Play: My Fair Lady
Group: The Muny
Venue: The Muny in Forest Park
Dates: Nightly through July 13
Tickets: Free to $64; contact 314-534-1111 or The Muny box office
Story: Phonetics expert and all-around snob Henry Higgins observes a Cockney flower girl’s noticeable dialect while on the streets of London outside the opera house at Covent Garden. By happenstance he meets noted linguist Colonel Pickering, and the two middle-age bachelors place a wager as to whether Higgins can train the girl, Eliza Doolittle, sufficiently to pass her off as a duchess to the London society of 1912. With that training, though, the self-absorbed Higgins doesn’t count on the feelings of young Eliza, whom he regards as more of an experiment than a human being.
Highlights: Based on George Bernard Shaw’s play, Pygmalion, My Fair Lady won seven Tony Awards in its Broadway debut in 1956, and for years held the record of longest-running musical on the Great White Way. Its ninth production at The Muny, and first since 2001, is a glorious and meticulous presentation that seems almost like a time capsule from half a century ago.
Although three hours in length, The Muny’s production as directed by Harold Goldfaden moves at a very pleasant pace, and only near the end of the overly long first act (about 100 minutes) does it seem to bog down. As Goldfaden understands, though, this is one of the most literate of musicals, with expert, intelligent book and lyrics by Alan Jay Lerner and lilting, effervescent music by Frederick Loewe. A cornucopia of memorable tunes, including Wouldn’t It Be Loverly? With a Little Bit of Luck, The Rain in Spain, I Could Have Danced All Night and On the Street Where You Live and the show’s pensive finale, I’ve Grown Accustomed to Her Face, move the story along crisply and melodically.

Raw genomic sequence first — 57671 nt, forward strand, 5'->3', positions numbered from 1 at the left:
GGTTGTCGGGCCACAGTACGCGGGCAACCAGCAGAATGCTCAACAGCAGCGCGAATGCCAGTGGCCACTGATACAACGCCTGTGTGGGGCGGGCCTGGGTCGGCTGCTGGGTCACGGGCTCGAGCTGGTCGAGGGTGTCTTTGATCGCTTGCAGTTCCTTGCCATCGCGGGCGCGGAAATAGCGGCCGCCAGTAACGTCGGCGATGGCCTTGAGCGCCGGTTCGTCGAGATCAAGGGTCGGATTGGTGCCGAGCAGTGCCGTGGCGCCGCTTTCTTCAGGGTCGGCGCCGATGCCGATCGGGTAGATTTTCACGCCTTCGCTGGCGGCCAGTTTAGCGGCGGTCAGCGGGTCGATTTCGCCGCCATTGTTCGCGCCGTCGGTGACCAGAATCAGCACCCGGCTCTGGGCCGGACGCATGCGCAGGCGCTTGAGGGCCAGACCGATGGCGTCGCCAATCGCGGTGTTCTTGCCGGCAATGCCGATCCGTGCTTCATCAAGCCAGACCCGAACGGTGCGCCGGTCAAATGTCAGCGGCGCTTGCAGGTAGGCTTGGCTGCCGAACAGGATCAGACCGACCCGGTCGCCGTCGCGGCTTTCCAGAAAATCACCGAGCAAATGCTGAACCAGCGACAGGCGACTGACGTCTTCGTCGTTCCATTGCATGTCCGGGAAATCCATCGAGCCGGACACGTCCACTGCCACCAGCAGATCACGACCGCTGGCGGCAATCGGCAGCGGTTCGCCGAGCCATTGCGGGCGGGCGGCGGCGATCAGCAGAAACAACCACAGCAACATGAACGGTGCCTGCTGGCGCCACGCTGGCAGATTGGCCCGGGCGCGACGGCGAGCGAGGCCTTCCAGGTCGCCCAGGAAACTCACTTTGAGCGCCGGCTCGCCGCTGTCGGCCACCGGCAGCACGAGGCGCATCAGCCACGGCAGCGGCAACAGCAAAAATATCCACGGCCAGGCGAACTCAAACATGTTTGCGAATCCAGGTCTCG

Other Info: Robert Westenberg is strong and consistent as the difficult Higgins. He chooses to half speak, half sing his tunes in the style of actor Rex Harrison, original star of the show and its movie incarnation, although it’s obvious Westenberg has a fine voice. Catherine Brunell is a thorough delight with both her acting and singing as Eliza, bringing both passion and pathos to the role.
There is an abundance of excellent supporting work from local performers, including Joneal Joplin as the befuddled Pickering, Zoe Vander Haar as Higgins’ exasperated socialite mother, James Anthony as both Higgins’ pompous student Zoltan Karpathy and one of Alfred Doolittle’s drinking cronies, Rich Pisarkiewicz as another buddy, Gary Glasgow as a weary bartender and Michelle Burdette-Elmore as both a working-class woman and a lady of society. Anthony Cummings has a grand time as Eliza’s delightfully decadent dustman father, Alfred, Laura Ackermann is solid as Higgins’ no-nonsense housekeeper, Mrs. Pearce, and Daniel Reichard has fun as Freddy Eynsford-Hill, the upper-class dandy who falls in love with Eliza.
The consistently strong presentation benefits from splendid musical direction by Jack Gaughan, a number of bright and colorful backdrops by scenic designer Steve Gilliam (with some wonderful gramophone props) well complemented by David Lander’s lighting and an array of Edwardian costumes courtesy of Kansas City Costume. It’s all accentuated by the sprightly and splendid choreography provided by Liza Gennaro.
Sure, My Fair Lady is a familiar chestnut, but a most welcome one when presented in such highly polished fashion.
Rating: A 4.5 on a scale of 1-to-5.